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querying data from the buffer_cache

636309 Newbie
Currently Being Moderated
Hi,
I'm running an experiment on my own home database to understand how data is retrieved from the buffer_cache. Using Oracle 10g 10.2.0.3.0. I've populated 2 tables with 10million records each. The table structure is as follows.

create table bigtable(col1 varchar2(50), col2 varchar2(50))
create table bigtablechild(col1 varchar2(50), col2 varchar2(50))

bigtablechild.col1 is a foreign key to bigtable.col1 and there are no indexes on the tables.

When I run this query, it takes about 30 s to return data each time it runs. I can also see hard drive activity running on my handy hard drive monitor utility each time. I thought that once the data is loaded into the buffer_cache, the query wouldn't scan the hard disk for data. Could someone please help me understand what is happening?

select b.col2 from bigtable a, bigtablechild b where a.col1 = b.col1 and a.col1 = 'ABC8876'
-------------------------------------------------------------------------------------------------------
| Id  | Operation          | Name          | Starts | E-Rows | A-Rows |   A-Time   | Buffers | Reads  |
-------------------------------------------------------------------------------------------------------
|*  1 |  HASH JOIN         |               |      1 |      5 |      5 |00:00:23.00 |   93671 |  90663 |
|*  2 |   TABLE ACCESS FULL| BIGTABLE      |      1 |      1 |      1 |00:00:14.26 |   57799 |  54931 |
|*  3 |   TABLE ACCESS FULL| BIGTABLECHILD |      1 |      5 |      5 |00:00:08.74 |   35872 |  35732 |
-------------------------------------------------------------------------------------------------------
Edited by: arizona9952 on Jan 19, 2013 9:38 AM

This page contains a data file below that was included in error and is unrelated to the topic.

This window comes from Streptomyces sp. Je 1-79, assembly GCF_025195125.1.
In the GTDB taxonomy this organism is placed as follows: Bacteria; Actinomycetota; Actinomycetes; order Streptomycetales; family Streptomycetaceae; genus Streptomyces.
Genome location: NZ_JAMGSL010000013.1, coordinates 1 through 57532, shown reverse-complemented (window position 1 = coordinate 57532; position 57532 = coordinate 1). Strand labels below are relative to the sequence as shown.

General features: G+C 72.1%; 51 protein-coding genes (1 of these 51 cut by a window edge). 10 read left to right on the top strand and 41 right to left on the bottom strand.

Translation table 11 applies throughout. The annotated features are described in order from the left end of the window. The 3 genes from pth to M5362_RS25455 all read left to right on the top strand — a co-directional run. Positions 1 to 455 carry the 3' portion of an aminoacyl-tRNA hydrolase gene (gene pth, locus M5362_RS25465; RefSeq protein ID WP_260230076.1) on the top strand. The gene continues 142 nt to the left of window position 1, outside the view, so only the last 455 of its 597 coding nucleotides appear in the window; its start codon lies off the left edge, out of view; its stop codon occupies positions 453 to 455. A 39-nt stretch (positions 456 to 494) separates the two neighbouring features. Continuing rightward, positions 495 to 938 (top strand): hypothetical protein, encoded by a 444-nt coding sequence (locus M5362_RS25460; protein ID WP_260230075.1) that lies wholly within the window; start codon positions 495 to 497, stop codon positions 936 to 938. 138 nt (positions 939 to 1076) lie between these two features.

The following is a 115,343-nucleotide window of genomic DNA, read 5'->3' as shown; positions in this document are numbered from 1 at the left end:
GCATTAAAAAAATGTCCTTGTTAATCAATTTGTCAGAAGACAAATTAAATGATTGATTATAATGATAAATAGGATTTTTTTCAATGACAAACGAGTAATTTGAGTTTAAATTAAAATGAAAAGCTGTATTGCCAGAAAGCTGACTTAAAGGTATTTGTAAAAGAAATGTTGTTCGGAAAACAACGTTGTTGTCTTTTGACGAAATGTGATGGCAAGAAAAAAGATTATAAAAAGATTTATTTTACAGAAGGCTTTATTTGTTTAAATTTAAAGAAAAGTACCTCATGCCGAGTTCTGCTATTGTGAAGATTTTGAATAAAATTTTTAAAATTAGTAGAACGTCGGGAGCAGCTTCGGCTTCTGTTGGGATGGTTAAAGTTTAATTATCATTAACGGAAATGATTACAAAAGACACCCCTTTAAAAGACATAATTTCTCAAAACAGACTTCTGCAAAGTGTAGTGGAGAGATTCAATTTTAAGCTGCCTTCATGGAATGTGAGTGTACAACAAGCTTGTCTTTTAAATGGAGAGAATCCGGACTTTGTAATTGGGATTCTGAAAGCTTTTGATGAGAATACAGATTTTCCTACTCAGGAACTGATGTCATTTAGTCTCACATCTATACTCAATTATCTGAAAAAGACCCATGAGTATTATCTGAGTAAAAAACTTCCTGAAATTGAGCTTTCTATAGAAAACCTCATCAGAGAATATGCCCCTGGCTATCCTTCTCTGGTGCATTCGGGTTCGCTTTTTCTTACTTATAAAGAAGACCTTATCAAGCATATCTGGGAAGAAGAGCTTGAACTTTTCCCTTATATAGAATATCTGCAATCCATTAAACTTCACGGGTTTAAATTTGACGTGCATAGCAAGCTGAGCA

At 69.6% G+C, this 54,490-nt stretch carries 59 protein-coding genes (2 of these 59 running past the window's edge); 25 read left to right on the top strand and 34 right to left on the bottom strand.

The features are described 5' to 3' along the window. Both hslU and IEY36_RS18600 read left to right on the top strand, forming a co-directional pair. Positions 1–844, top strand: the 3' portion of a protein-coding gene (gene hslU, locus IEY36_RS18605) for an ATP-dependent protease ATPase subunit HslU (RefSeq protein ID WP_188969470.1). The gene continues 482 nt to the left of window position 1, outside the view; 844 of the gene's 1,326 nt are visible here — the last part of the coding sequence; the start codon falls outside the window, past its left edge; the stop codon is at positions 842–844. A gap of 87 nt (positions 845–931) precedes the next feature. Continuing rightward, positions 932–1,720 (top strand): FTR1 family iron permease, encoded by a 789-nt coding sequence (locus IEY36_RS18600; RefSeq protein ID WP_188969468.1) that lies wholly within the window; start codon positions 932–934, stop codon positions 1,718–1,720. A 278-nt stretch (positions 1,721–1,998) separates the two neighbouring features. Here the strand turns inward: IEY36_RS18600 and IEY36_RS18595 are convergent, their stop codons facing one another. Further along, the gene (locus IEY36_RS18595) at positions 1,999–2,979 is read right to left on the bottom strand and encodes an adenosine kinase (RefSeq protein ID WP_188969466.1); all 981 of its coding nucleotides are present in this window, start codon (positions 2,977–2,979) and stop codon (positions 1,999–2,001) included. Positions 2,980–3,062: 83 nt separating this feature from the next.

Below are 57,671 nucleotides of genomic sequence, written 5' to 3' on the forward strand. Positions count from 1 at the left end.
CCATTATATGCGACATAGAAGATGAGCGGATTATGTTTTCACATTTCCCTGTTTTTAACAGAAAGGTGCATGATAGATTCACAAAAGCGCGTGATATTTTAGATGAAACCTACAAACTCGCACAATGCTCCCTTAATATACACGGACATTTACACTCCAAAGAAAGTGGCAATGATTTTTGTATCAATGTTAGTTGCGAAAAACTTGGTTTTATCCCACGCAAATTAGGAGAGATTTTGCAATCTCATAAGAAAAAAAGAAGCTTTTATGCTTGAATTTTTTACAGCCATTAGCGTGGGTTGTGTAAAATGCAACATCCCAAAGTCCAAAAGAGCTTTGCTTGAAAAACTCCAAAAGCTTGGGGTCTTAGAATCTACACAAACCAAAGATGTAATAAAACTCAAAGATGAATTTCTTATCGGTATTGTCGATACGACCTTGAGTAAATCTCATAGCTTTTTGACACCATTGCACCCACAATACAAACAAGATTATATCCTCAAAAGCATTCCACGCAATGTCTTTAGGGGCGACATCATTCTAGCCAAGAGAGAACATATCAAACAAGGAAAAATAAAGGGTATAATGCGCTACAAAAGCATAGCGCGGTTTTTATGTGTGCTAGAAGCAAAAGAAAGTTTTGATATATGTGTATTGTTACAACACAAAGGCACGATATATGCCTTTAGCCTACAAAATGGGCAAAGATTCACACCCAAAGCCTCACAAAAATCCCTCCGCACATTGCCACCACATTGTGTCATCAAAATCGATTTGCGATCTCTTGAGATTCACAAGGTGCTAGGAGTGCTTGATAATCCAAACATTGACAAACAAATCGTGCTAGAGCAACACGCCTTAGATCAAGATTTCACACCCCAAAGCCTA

• 1. Re: querying data from the buffer_cache
    Etbin Guru
    Currently Being Moderated
    I thought that once the data is loaded into the buffer_cache, the query wouldn't scan the hard disk for data.
    Have you enough memory to contain both tables entirely ? Your plan shows a FTS will be performed on both tables.

    Regards

    Etbin
  • 2. Re: querying data from the buffer_cache
    636309 Newbie
    Currently Being Moderated
    Etbin wrote:
    Have you enough memory to contain both tables entirely ?
    I have 2 GB of RAM on my computer. How would I know if I have enough?
  • 3. Re: querying data from the buffer_cache
    Etbin Guru
    Currently Being Moderated
    Sorry, never had DBA privileges, so I can't tell you where to look to find out your Oracle installation parameters (memory pool areas ... ).

    Regards

    Etbin

    Edited by: Etbin on 19.1.2013 17:55

    I missed your query.
    Create an index on bigtable.col1 and you'll see much less disk activity
  • 4. Re: querying data from the buffer_cache
    stefan nebesnak Journeyer
    Currently Being Moderated
    You can find out storage space used by a table:
    SELECT segment_name, SUM(bytes)/1024/1024 MB 
    FROM dba_segments 
    WHERE segment_type like '%TABLE%' 
    and segment_name in ('BIGTABLE','BIGTABLECHILD')
    group by segment_name;
  • 5. Re: querying data from the buffer_cache
    JohnWatson Guru
    Currently Being Moderated
    You need to read up on the CACHE clause of CREATE TABLE (or ALTER TABLE) and the effect of setting CACHE or NOCACHE for large and small tables. Hint: by default, your tables are not being cached.
  • 6. Re: querying data from the buffer_cache
    Srini Chavali-Oracle Oracle ACE Director
    Currently Being Moderated